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A group of 54 artists and other art worlders has signed a letter asking Mayor de Blasio and Meenakshi Srinivasan, chair of the NYC Landmarks Preservation Commission, to deny the Frick Collection’s proposed plan for expansion.

“Those of us in the art world who cherish the unique and tranquil ambiance offered by the Frick are urging the Frick to withdraw its proposed plan and consider alternative methods of expansion that would preserve the character essential to its appeal,” says the missive, which is signed by gallerists Paul Kasmin and Irving Blum, filmmaker Sophia Coppola, and artists Jeff Koons, Chuck Close, John Currin, Brice Marden, Frank Stella, Cindy Sherman, Deborah Kass, Cecily Brown, Lisa Yuskavage, Rudolf Stingel, and Sarah Sze, among others.

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The documentary maker and writer Hannah Rothschild is to become the first woman chair of the National Gallery, it was announced on Monday. She will head the board of trustees when the businessman Mark Getty – grandson of the oil tycoon J Paul Getty and son of the philanthropist Paul Getty – steps down at the end of his term on August 10, 2015.

Rothschild, a trustee since 2009, said: “From a very young age, the National Gallery has been a source of inspiration and solace.

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On Saturday, November 1, the Museum of Modern Art (MoMA) in New York will present the world premiere of a Joseph Cornell film that was recently discovered in its own collection. Cornell, a celebrated exponent of assemblage, was also an avant-garde experimental filmmaker. MoMA holds an extensive collection of Cornell’s films, which were donated to the institution in 1995 by the Joseph and Robert Cornell Memorial Foundation.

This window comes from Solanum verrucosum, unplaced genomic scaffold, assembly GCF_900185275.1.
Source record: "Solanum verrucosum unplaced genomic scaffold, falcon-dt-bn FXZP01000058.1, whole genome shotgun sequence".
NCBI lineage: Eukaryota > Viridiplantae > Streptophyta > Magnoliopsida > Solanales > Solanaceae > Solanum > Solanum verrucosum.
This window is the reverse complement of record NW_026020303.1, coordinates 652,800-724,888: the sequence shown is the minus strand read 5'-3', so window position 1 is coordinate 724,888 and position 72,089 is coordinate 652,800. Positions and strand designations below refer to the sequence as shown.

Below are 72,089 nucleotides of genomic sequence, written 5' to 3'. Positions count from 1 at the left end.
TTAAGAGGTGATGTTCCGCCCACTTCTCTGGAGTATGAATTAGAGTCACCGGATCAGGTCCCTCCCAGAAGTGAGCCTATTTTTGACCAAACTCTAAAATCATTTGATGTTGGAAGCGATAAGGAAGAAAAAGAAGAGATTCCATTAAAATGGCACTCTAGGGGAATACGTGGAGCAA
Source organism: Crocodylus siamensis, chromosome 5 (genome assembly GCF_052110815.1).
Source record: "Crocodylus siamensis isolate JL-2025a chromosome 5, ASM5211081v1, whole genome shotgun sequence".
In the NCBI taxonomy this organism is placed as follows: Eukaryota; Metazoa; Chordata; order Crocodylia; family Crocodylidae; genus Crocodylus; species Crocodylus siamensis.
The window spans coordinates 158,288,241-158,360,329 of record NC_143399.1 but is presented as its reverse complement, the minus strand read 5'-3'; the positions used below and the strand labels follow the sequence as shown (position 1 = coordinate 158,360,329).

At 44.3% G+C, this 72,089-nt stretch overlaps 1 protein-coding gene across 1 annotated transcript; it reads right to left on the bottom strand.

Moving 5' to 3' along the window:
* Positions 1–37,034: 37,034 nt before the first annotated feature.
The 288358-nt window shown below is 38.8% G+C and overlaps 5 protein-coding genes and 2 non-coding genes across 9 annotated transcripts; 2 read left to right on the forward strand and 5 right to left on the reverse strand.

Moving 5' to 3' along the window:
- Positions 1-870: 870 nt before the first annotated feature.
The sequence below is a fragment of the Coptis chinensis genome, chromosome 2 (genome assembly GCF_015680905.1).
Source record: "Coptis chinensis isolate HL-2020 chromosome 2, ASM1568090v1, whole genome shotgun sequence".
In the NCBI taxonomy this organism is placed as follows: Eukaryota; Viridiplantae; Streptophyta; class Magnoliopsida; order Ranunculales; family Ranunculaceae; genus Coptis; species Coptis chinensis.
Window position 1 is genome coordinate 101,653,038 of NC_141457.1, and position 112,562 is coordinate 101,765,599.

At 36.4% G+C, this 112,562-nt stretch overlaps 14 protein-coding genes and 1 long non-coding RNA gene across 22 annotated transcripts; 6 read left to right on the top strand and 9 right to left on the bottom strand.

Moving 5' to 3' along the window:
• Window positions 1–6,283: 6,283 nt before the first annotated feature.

“Untitled Joseph Cornell Film (The Wool Collage)” (circa 1940-55) was discovered in 2011 during a research project led by MoMA’s Film Conservation Manager Peter Williamson.

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The Kemper Museum of Contemporary Art marks its 20th anniversary this year, but the celebration is bittersweet.

R. Crosby Kemper, the banker and civic leader who put the museum in motion with co-founder Bebe Kemper, died eight months ago, raising questions in the arts community about the museum’s future. Is there funding — and a commitment from his children — for the museum to continue?

“We have no thought of closing,” said Mary Kemper Wolf, an accomplished filmmaker who is the daughter of Crosby and Bebe Kemper (now a trustee emeritus).

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Although major figures in the British art world including Tate director Nicholas Serota, filmmaker Danny Boyle, and artist Jeremy Deller have voiced their opposition, the council of the Borough of Tower Hamlets in London’s East End decided on Wednesday to sell Henry Moore’s Draped Seated Woman. In addition to the big name opponents, more than 1,500 signed a petition against the sale in just a few days.

Completed in 1957, Moore sold the bronze sculpture to the London County Council in 1960 for a fraction of its worth. When the sale was made, Moore and the now defunct London Council agreed that the statue would be on view permanently near a housing project. When the project was leveled in the late 1990s, Draped Seated Woman was moved to the Yorkshire Sculpture Park.

Lutfur Rahman, the mayor of the Tower Hamlets, blamed the government’s severe budget cuts for leaving him with little choice in the matter. The sculpture is expected to bring in about $32 million when it goes to auction in early 2013.

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